Those who take the steps to learn about their rights are in the best position to make healthy financial choices.
Washington, DC (PRWEB) February 28, 2015
National Consumer Protection Week is being observed from March 1-7, and the National Foundation for Credit Counseling® (NFCC) is participating by connecting consumers to resources that can improve their level of financial protection.
“Consumers who are informed about their rights have an advantage over those who don't,” said Bruce McClary, spokesperson for the NFCC.
The following tips can help people learn more about managing their personal finances while protecting themselves from scams and abusive practices:
Know the consumer rights associated with debt collection. During the past five years, the Federal Trade Commission (FTC) has filed legal action against 180 debt collection agencies. Threatening phone calls, abusive language, calling at odd hours, and revealing account information to others are among the ways that some debt collectors are violating consumer rights. All consumers should be familiar with the rules that protect their rights in these situations. The FTC offers information about the Fair Debt Collection Practices Act (FDCPA) at http://www.consumer.ftc.gov/articles/0149-debt-collection. If consumers feel their rights have been violated by a debt collector, they can contact the Consumer Financial Protection Bureau (CFPB) at http://www.consumerfinance.gov/complaint/#debt-collection.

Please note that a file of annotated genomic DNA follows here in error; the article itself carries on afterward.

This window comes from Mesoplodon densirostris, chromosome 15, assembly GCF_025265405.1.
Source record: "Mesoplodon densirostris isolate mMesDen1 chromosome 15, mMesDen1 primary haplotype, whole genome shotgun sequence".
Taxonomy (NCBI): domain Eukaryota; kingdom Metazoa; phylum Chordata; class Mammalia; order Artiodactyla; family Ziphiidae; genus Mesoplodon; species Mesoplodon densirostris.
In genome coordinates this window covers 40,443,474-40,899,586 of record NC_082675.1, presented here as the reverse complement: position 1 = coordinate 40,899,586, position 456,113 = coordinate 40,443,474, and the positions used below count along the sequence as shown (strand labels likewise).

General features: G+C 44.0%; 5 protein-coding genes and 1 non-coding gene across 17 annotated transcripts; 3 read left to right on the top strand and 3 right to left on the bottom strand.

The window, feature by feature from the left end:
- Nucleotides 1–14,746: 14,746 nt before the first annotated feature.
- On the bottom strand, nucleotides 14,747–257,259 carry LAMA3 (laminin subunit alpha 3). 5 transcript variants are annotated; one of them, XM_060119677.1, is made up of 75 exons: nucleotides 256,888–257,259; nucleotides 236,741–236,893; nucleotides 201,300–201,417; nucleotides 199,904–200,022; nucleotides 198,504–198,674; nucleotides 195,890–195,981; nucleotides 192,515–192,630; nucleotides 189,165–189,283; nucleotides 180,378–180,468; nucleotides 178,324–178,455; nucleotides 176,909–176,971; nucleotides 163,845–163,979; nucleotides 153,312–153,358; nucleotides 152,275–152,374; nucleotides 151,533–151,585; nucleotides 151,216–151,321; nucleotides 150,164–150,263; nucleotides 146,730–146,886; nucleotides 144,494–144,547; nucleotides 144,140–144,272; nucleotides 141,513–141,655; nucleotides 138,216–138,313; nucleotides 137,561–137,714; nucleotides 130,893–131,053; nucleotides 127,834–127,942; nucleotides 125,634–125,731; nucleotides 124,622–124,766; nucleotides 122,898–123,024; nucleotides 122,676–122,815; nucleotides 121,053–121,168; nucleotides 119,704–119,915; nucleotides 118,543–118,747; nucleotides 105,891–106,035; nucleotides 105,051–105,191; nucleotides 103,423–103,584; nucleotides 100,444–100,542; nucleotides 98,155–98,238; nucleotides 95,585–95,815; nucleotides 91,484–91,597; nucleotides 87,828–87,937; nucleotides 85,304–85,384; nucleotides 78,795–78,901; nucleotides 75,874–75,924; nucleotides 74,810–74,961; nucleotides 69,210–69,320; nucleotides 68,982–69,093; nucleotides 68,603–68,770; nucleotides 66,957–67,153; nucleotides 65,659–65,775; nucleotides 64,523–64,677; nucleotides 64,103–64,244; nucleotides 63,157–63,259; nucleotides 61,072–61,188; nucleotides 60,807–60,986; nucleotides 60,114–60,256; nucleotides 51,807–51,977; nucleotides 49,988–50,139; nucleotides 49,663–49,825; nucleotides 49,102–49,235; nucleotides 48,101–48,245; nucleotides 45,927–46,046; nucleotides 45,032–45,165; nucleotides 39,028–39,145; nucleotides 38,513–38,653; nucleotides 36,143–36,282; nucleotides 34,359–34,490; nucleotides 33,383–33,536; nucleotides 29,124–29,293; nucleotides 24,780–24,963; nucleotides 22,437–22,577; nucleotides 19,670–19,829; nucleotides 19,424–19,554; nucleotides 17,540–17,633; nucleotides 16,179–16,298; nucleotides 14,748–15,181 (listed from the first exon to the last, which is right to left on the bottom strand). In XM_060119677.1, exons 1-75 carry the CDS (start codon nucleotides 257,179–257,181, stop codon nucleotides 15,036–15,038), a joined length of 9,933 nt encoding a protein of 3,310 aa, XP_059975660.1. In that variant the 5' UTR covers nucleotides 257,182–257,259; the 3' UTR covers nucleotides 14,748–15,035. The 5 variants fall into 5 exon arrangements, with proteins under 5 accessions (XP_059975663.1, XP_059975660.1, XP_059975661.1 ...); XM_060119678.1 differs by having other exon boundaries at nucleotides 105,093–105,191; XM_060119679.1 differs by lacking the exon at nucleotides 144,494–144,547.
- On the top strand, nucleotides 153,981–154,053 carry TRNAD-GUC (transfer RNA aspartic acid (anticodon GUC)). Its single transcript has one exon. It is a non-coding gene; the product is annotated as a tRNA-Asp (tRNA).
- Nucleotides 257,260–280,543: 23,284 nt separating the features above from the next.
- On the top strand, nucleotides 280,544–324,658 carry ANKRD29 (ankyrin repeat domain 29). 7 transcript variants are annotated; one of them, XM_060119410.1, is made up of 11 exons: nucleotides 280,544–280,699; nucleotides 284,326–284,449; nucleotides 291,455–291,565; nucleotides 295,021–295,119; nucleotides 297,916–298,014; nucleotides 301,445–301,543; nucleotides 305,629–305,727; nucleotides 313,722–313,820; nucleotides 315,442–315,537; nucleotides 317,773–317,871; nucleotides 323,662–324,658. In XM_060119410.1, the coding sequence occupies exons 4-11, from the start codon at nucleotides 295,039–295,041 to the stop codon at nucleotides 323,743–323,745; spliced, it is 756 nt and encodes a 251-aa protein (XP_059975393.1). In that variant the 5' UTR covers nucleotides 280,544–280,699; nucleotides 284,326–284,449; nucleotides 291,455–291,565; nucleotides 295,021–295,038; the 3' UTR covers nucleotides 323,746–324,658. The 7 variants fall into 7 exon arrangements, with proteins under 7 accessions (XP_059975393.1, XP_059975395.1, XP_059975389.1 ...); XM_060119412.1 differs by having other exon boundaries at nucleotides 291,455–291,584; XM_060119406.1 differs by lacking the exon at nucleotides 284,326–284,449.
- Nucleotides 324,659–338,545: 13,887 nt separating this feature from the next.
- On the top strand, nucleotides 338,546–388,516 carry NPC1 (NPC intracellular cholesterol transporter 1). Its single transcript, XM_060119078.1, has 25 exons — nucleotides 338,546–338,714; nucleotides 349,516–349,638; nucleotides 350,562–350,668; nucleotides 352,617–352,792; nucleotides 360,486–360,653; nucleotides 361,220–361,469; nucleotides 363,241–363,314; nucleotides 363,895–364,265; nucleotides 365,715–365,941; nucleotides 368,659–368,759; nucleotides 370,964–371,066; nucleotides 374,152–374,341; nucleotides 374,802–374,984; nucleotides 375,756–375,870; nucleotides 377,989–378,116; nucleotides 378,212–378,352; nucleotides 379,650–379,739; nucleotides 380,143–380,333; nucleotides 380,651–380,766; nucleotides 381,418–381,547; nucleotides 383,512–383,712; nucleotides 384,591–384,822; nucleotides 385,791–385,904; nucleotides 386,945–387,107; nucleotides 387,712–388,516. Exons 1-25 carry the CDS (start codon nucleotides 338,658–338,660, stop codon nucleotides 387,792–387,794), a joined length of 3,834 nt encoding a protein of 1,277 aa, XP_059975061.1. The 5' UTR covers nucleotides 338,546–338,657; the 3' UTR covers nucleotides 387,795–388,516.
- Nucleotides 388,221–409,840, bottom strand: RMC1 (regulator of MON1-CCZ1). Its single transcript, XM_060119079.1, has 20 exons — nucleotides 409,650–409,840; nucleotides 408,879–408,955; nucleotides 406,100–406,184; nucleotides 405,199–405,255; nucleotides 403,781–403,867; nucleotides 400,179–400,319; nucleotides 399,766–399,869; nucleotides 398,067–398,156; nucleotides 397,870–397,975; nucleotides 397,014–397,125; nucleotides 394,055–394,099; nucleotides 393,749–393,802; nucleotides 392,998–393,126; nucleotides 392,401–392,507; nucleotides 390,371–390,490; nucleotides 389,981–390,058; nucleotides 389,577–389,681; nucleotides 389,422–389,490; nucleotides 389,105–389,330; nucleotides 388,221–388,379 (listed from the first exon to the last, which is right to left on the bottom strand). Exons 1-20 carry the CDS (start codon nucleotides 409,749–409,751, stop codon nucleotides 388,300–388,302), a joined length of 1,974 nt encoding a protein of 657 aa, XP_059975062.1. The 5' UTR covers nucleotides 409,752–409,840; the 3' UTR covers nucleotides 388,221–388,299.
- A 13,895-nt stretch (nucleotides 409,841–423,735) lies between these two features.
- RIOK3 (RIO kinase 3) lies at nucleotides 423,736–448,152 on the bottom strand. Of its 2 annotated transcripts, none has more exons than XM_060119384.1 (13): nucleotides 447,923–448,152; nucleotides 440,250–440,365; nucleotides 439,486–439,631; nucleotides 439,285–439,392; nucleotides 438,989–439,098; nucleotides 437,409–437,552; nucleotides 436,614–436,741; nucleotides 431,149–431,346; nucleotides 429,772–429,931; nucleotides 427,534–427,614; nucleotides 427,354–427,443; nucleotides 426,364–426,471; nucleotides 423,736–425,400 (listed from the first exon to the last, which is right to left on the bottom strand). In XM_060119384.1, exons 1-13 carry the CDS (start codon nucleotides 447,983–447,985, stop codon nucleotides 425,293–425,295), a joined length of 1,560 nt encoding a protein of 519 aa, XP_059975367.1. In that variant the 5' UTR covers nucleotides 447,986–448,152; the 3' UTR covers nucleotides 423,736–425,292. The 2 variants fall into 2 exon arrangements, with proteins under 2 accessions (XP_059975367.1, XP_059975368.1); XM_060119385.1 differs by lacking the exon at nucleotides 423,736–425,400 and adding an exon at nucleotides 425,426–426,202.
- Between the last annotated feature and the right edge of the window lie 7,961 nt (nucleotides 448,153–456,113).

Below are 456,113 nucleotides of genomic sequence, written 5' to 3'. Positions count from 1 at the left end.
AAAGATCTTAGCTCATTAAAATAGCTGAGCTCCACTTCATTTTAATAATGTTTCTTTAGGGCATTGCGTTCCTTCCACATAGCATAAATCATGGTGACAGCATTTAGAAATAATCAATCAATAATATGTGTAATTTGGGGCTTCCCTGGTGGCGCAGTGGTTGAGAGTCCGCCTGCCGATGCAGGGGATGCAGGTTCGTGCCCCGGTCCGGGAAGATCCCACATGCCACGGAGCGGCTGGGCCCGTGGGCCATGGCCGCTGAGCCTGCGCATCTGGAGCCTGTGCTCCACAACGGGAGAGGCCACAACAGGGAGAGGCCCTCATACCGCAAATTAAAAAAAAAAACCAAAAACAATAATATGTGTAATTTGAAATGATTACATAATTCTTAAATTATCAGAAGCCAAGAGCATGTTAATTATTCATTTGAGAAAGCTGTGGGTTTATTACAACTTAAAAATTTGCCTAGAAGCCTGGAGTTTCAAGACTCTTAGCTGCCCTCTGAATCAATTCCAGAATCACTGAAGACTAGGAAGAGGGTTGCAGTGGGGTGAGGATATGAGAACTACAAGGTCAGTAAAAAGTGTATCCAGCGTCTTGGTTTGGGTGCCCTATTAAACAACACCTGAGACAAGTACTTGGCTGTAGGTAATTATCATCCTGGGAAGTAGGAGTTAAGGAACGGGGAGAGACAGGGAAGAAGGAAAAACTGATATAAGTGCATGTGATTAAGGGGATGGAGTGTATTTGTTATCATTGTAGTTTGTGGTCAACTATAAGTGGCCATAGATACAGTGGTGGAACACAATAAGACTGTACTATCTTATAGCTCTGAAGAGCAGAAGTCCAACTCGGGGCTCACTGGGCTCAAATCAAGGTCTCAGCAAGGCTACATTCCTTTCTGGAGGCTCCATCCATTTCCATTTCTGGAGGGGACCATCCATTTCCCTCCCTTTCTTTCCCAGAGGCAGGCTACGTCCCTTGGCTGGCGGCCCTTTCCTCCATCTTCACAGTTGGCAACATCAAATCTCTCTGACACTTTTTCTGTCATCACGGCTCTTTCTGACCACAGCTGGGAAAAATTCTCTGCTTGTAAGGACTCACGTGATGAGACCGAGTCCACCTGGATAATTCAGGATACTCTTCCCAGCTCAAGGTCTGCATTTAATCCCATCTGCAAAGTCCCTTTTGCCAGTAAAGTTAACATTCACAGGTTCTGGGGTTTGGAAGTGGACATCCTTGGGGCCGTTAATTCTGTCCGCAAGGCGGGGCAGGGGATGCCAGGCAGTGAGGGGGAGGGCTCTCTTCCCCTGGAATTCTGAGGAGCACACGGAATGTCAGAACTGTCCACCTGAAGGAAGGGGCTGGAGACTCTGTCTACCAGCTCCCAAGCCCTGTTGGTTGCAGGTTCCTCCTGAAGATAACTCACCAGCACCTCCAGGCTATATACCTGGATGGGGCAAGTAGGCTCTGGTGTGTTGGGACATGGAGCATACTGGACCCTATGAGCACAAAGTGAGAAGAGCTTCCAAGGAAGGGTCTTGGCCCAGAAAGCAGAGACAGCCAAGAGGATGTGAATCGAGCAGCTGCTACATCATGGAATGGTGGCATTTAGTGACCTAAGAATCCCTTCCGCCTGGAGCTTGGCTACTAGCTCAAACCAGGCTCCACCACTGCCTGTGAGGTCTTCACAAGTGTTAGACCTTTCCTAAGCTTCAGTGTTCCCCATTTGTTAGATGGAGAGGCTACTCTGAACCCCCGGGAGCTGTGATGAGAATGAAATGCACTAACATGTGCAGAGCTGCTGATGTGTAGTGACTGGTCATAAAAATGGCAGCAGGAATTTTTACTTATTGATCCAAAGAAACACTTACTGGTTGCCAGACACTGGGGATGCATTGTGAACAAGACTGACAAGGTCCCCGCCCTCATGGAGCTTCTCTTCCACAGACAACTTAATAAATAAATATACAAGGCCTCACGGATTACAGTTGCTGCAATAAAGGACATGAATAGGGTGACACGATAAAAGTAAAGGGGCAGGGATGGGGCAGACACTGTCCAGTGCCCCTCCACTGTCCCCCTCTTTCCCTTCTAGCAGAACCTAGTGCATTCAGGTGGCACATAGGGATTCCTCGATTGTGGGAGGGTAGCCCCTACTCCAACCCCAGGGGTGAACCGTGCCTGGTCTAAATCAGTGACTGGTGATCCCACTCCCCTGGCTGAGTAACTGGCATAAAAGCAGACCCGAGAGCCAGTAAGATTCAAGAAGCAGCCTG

Review credit reports every year. Credit reports are not only the gateway to loans, mortgages and credit cards, but are often reviewed by landlords, cell phone providers and utility companies. The report reflects a person’s financial track record, and can strongly influence a lending decision. Routinely reviewing credit is the best way to stay on guard. Consumers can access a free copy of their credit report once every 12 months from each of the three bureaus, Experian, Equifax and TransUnion, by going to http://www.AnnualCreditReport.com.
Get to know credit card protections. Many people don't realize that certain protections are part of their credit card agreement. For instance, the Fair Credit Billing Act allows consumers to seek a refund if a product purchased was unsatisfactory. Cards may also offer return protection and extended warranties. There are many Federal laws in place to protect consumer rights when interacting with a credit card company. For a list of credit protection laws, go to https://www.federalreserveconsumerhelp.gov/learnmore/consumer-credit.cfm#CreditCards.
“Being uninformed or misinformed about basic consumer protections can leave a consumer vulnerable to financial abuse”, continued McClary. “Those who take the steps to learn about their rights are in the best position to make healthy financial choices.”
The National Foundation for Credit Counseling (NFCC), founded in 1951, is the nation’s largest and longest serving national nonprofit financial counseling organization. The NFCC’s mission is to promote the national agenda for financially responsible behavior and build capacity for its members to deliver the highest quality financial education and counseling services. NFCC Members annually help millions of consumers through more than 600 community-based offices nationwide. For free and affordable confidential advice through a reputable NFCC Member, call (800) 388-2227, (en Español (800) 682-9832) or visit http://www.nfcc.org.